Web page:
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15 Tips for Better Password Protection

Do not store your passwords or master password in your email, or, on your computer in a text file, even if that text file is password protected.

Password protection is a crucial part of cyber security that not only impacts the security of business websites, but also personal information for anyone using the Internet.

Yet, many of us don’t take it as seriously as we should. The convenience and expediency of using easy-to-remember passwords, or, not changing passwords for a long period of time will, sooner or later, compromise your online security. Despite the risks, we have all been guilty of this.

As hackers continue to become more and more sophisticated in their means of stealing information our risks will continue to increase. Although there is no guarantee of a completely fail-safe solution, there are a number of things that you can do to drastically lower the risk of password theft and the catastrophe that could follow.

  1. Do not use the same password for more than one account login.
    If hackers get ahold of a password from one account, they can get into all of your accounts with that same password.
  2. Use a password manager.
    Use a password manager to help generate secure, random passwords that you won’t have to remember on your own, except for one very secure master password. Once you are logged in with the master password, some password managers will automatically, and securely, fill in your hard-to-remember passwords for you.
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Striking a Blow against Hackers and Cybercrime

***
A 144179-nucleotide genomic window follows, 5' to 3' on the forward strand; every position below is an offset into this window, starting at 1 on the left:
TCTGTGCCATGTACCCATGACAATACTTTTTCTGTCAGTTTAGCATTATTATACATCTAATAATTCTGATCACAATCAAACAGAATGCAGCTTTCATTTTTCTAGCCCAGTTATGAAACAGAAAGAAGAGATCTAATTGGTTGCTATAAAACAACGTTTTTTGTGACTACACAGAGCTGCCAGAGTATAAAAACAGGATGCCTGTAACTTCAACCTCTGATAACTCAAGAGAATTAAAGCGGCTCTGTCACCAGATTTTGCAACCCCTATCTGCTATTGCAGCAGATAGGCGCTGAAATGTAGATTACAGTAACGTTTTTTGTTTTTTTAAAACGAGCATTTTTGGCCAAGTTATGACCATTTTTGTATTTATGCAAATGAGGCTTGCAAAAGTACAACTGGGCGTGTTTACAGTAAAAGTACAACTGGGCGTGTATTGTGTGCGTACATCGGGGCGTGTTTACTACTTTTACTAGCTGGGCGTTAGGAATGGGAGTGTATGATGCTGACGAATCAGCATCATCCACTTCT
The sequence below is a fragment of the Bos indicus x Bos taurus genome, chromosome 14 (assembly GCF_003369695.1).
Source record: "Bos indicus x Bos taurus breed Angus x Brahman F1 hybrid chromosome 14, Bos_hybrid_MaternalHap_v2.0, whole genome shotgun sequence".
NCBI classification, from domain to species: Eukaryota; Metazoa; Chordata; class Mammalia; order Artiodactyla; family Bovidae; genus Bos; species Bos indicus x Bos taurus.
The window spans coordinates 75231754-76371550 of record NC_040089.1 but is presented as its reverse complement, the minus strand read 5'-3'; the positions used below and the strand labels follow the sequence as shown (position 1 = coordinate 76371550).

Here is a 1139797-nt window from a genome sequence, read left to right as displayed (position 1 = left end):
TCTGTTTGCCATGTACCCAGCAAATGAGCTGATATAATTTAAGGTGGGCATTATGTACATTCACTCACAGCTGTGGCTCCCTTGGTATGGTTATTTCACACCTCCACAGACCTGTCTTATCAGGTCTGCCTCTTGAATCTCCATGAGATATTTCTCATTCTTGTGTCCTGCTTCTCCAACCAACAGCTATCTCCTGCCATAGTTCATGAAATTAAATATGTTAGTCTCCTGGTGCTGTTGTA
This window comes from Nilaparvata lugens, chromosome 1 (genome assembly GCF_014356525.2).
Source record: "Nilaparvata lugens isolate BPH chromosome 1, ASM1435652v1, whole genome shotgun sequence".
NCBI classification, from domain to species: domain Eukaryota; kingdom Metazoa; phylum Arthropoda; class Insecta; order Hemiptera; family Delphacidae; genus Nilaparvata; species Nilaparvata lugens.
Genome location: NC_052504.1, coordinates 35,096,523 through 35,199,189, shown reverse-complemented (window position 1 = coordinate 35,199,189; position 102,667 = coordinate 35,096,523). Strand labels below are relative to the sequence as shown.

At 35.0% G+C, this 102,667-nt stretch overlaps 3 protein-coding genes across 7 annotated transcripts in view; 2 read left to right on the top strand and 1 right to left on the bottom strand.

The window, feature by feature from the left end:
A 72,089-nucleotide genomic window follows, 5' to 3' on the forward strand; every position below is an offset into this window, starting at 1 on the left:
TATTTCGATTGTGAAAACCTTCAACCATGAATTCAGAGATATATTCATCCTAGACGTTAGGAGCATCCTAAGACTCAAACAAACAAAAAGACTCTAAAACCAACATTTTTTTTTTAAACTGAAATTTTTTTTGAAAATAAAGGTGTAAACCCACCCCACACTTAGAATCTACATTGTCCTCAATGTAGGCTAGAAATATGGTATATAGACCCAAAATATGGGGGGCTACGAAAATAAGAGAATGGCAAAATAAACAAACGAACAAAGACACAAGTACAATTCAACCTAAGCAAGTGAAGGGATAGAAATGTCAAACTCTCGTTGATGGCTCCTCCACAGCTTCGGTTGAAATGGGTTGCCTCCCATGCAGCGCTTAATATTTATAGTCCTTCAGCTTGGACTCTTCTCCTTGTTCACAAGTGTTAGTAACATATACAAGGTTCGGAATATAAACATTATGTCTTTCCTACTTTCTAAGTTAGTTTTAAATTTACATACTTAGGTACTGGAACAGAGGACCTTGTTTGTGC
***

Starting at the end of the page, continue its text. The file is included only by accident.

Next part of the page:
By 2020, we'll need 1.5 million more information security professionals.

You can always count on Pilot Fish for some useful B2B SEO tips, insightful commentary on Google updates or user-friendly website design strategies.

But we’re interrupting our regularly scheduled programming today to talk about something a little farther afield yet still important: cybersecurity and the need to recruit more women to fill rolls in that industry.

Pilot Fish is a woman-owned business, but encouraging women to enter cybersecurity isn’t a stance of political correctness. It’s been predicted that by the year 2020 (just three years from now), the world will need 1.5 million more information security professionals, and simple statistics dictate that men won’t be able to fill all of those positions.

Since it’s unlikely that the flora and fauna of our world will be taught to code by then, women are going to have to fill the gap. To that end, ESET is offering a $5,000 scholarship to a woman who’s pursuing a college-level degree and desires to join the cybersecurity field.

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